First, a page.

[Editor: A poem published in Aussie: The Australian Soldiers’ Magazine, no. 1, 18 January 1918.]
[An imaginary interview between Field Marshal Sir Douglas Haig and. Major-General J—— M—— unreliably reported by our correspondent Bill Adams, on 22-9-17.]
They lined ’em up upon a field for Haig came to inspect.
He came and saw them lookin’ fine, tip-top and all correct.
He said to J—— while glancing round with eye so keen and bright,
“Hey, chum, I say, these blokes of yours are just the stuff alright.
“They told me once these Anzacs were a pretty rotten lot,
As far as show or drill ground went, but that is all d—— rot.
They stand as steady as a rock — as straight as any pine;
They march like British veterans. They keep a bonza line.”
Then J—— looks up and sez to “Aig,” them blokes is good I know,
I’m proud of them and know they will do well where’er they go,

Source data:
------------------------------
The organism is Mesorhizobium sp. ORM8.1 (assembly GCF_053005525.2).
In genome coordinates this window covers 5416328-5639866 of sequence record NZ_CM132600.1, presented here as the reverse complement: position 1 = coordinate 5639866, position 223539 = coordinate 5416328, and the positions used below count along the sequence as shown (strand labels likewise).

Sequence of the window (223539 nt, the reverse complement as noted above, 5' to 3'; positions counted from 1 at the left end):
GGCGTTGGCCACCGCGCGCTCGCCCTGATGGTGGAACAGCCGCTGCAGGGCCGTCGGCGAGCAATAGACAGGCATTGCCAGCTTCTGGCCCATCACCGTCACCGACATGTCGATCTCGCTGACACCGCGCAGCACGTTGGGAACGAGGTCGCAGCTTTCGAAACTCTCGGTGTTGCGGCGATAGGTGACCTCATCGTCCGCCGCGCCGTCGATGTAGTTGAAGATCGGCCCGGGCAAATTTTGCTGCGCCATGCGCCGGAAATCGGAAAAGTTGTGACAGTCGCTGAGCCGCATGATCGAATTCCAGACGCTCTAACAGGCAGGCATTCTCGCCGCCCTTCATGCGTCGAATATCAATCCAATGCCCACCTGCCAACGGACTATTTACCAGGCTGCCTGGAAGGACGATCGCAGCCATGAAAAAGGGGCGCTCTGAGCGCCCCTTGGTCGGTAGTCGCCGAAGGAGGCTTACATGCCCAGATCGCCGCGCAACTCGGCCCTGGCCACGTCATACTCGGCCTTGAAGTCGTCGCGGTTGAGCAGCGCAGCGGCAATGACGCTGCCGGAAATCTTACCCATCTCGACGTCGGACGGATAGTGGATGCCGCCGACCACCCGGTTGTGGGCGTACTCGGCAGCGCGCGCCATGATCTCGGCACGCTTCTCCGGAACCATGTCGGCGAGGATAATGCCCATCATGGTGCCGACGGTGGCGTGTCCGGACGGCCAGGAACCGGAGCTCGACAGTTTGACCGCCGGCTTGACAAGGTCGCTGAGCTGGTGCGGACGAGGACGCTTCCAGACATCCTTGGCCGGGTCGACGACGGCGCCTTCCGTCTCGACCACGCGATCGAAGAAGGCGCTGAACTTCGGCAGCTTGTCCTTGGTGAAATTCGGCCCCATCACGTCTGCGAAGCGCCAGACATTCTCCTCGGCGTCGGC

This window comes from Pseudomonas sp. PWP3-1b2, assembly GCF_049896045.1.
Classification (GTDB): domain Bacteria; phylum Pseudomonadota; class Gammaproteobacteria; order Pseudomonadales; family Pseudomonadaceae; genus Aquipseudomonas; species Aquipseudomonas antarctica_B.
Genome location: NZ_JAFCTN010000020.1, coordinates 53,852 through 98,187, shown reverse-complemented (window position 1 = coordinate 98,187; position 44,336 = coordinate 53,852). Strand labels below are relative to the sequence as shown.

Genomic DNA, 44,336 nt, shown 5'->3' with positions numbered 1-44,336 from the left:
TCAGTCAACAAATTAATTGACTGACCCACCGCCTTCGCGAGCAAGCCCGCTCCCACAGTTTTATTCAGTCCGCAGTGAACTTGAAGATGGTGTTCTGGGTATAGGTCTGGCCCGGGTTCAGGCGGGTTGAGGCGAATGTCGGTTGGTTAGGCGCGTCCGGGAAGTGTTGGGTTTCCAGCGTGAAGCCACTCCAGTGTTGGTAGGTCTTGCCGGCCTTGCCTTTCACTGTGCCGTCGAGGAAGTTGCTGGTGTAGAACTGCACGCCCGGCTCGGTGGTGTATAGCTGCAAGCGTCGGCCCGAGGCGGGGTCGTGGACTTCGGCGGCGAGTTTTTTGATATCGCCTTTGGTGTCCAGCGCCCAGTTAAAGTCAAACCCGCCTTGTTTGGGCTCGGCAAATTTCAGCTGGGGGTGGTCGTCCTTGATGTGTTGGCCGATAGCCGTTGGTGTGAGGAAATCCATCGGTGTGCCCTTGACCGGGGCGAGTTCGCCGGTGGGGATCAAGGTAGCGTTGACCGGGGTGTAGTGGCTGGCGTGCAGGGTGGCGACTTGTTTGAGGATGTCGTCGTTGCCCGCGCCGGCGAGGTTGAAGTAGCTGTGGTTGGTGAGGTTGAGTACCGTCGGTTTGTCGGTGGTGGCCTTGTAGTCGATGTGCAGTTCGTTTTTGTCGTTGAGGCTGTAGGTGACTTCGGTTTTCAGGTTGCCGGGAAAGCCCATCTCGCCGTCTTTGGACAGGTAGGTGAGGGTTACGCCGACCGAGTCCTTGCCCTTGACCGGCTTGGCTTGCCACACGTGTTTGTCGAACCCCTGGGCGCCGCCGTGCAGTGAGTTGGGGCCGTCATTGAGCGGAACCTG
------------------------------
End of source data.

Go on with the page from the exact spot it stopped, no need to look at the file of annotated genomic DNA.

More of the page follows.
If you have got a stiffish job, let them put in the boot.
They likes a job that’s fairly tough — yes, every darn galoot.”
Then ’Aig looks down considerin’ an’ then ’e sez, sez ’e,
“I’m countin’ on those coves of yours to do a job fer me.
You’ll find it stiff an’ ’ard enough but them there coves ’as grit,
I know that every mother’s son will do ’is little bit.
I ’opes ter see yer when it’s done. I knows yer won’t go wrong,
So tie yer bowyangs on yer pants. I must be off — so long.
Just tell the chaps they looked first rate a’ marchin’ past in rows,
An’ I’ll remember all on ’em wherever else I goes.”
Aussie: The Australian Soldiers’ Magazine, no. 1, 18 January 1918, page 8
bonza = excellent (can also be spelt as “bonzer”)
bowyangs = a pair of cords, strings, or straps tied around a worker’s trouser leg just below the knee (derived from 1800s English dialect, wherein “bowy-yanks” referred to leather leggings); they were used by agricultural workers so as to stop dust, grass seeds, insects, and snakes from going up their legs
galoot = someone (usually a male) who is foolish, stupid, awkward, or clumsy; can be used in an affectionate manner, such as “ya daft galoot”